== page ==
NILES — Barbara Walter was nervous about drinking water she could ignite with her cigarette lighter.

In her own little science experiment, she’d fill a Tupperware bowl with water from the kitchen tap, seal it and allow the cloudy water to clear.

Then she would slowly lift the lid from the bowl while holding the flame of the lighter near the opening.


The whoosh of flame meeting gas was startling.

Yet this was the water health officials said was safe for her, her husband and their sons to drink.

 For years, water tests came back showing only trace amounts of methane gas and chemicals that were leaking into their well from the nearby Terminal Road Landfill.

Then last month, Walter said she found a business card from a Van Buren/Cass County health department worker stuck in her front door.

On the back of the card, it read: “We sampled your water and you need to stop drinking it. Please call me in the morning between 8:30 and 10:30.”

Within days, as subsequent tests showed increasing concentrations of hazardous solvents, the family was provided state-funded bottled water for drinking, cooking and bathing.

“They say I can still use it to wash dishes,” Walter said, “but I have to wear rubber gloves — and then I’m eating off those dishes. It’s terrible.”

State funds tentatively have been approved for a new well, which may be drilled as soon as next week.

Funding woes The Walter family experience isn’t unique in southwestern Michigan and across the state.

Michigan’s environmental cleanup program is supposed to protect drinking water that’s threatened by thousands of sites where toxic chemicals have seeped into soils and groundwater. But limited funds mean the Department of Environmental Quality focuses first on the most dangerous sites, leaving open the chance that other sites will grow worse — as the Walter family’s experience shows can quickly happen.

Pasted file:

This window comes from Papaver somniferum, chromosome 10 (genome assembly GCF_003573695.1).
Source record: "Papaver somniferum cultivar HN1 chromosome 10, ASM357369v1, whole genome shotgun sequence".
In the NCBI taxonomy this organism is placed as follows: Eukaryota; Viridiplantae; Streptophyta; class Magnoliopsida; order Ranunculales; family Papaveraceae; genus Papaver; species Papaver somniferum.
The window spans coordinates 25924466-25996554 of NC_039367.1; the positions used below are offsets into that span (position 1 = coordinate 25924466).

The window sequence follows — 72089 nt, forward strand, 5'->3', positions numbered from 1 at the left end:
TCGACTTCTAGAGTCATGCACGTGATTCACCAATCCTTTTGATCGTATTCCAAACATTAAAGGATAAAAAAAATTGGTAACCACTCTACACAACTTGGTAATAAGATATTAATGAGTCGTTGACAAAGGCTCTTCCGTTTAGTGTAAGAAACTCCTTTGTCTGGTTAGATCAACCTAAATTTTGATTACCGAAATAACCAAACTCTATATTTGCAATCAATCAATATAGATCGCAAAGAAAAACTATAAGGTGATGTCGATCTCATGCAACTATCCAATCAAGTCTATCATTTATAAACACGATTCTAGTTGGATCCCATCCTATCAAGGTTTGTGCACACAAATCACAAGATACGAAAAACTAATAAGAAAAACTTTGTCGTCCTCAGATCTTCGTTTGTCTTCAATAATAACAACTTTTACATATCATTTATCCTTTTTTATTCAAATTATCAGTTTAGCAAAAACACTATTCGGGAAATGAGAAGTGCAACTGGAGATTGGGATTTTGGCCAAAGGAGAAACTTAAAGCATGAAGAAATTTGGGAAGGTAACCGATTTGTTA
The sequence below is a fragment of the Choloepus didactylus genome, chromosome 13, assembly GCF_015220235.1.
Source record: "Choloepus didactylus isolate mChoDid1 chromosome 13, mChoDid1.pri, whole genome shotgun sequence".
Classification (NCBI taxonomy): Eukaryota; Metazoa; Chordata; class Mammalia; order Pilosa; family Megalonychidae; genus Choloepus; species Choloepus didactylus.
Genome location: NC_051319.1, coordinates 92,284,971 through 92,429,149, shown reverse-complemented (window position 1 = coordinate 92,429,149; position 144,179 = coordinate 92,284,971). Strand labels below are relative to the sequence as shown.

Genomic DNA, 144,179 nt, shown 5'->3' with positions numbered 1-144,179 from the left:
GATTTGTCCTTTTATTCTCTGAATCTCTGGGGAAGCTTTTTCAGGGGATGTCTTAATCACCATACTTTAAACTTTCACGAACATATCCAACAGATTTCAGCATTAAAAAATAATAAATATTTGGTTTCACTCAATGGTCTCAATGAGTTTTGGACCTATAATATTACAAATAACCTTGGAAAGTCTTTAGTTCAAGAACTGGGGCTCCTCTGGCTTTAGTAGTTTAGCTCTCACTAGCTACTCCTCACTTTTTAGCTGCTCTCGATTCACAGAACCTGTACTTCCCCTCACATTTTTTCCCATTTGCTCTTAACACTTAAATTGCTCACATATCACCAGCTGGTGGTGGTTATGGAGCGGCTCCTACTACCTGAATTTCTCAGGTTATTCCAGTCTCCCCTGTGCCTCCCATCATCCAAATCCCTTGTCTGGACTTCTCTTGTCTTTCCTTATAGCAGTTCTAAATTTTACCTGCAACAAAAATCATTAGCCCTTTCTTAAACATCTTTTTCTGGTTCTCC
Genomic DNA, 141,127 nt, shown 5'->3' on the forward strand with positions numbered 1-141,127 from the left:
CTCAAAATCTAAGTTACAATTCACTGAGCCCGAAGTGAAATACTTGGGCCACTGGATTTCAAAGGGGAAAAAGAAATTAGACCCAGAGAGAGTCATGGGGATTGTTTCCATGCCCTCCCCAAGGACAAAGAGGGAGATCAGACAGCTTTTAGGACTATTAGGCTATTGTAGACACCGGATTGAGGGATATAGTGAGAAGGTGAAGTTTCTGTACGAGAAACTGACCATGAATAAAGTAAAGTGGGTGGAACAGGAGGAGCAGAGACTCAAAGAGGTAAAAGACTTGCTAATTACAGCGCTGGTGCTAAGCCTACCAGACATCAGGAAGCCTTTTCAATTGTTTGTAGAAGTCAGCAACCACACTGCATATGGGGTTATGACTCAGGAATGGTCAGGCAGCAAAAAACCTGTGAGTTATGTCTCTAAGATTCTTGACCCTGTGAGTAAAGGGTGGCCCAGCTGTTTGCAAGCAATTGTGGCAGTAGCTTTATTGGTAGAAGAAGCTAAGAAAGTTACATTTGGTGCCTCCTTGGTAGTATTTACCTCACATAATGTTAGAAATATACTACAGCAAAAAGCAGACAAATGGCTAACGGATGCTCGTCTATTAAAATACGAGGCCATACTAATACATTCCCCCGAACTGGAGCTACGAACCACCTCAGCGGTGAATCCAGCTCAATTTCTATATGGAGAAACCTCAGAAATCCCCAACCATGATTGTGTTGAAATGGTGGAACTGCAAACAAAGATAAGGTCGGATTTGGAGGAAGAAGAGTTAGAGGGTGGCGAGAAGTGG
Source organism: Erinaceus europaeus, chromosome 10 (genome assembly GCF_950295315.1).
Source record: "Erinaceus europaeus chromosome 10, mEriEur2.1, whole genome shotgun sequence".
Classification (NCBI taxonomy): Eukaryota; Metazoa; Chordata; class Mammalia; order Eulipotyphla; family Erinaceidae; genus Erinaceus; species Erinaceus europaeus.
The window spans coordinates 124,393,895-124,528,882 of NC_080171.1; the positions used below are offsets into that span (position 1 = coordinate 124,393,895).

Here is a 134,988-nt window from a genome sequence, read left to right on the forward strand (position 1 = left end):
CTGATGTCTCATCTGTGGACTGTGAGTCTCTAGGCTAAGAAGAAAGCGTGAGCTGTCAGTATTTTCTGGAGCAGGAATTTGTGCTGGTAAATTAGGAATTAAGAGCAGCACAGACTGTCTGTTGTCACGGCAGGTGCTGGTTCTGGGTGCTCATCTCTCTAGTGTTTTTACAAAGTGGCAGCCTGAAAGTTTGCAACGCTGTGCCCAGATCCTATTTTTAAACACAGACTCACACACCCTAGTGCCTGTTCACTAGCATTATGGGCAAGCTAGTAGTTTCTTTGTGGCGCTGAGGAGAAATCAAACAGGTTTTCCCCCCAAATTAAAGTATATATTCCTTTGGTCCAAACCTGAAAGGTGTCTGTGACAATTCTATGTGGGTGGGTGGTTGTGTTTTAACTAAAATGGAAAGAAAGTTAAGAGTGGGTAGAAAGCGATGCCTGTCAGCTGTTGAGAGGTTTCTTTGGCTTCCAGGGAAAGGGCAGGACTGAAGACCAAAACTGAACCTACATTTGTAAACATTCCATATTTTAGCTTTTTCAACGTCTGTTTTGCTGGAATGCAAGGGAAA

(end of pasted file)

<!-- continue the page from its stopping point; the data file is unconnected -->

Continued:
“A site doesn’t take priority until it moves to this kind of mode,” DEQ analyst Cora Rubitschun said of the rapid rise in concentrations of toxic chemicals in the Walters’ well that led to the health department warning.

In Allegan County, residents in the Lake Doster area drank bottled water for years when Kavco Landfill problems flared. But residents’ concerns didn’t end there, even with installation of an alternate water supply. The most recent issue — explosive levels of methane gas built up underneath homes on Doster Road — required installation of a venting system at the landfill.

“It makes it very difficult to stay on top of these things, because there’s only so much money to go around,” said Rubitschun, who works in the DEQ’s water protection unit in Lansing. “That (money) has to be prioritized to go to the worst sites.”

Compounding the funding problems is an $80 million shortfall for cleanups next year, with no immediate solution in sight. DEQ officials are taking their plea for funds to local governments, redevelopment authorities, service clubs and anyone else who will listen.

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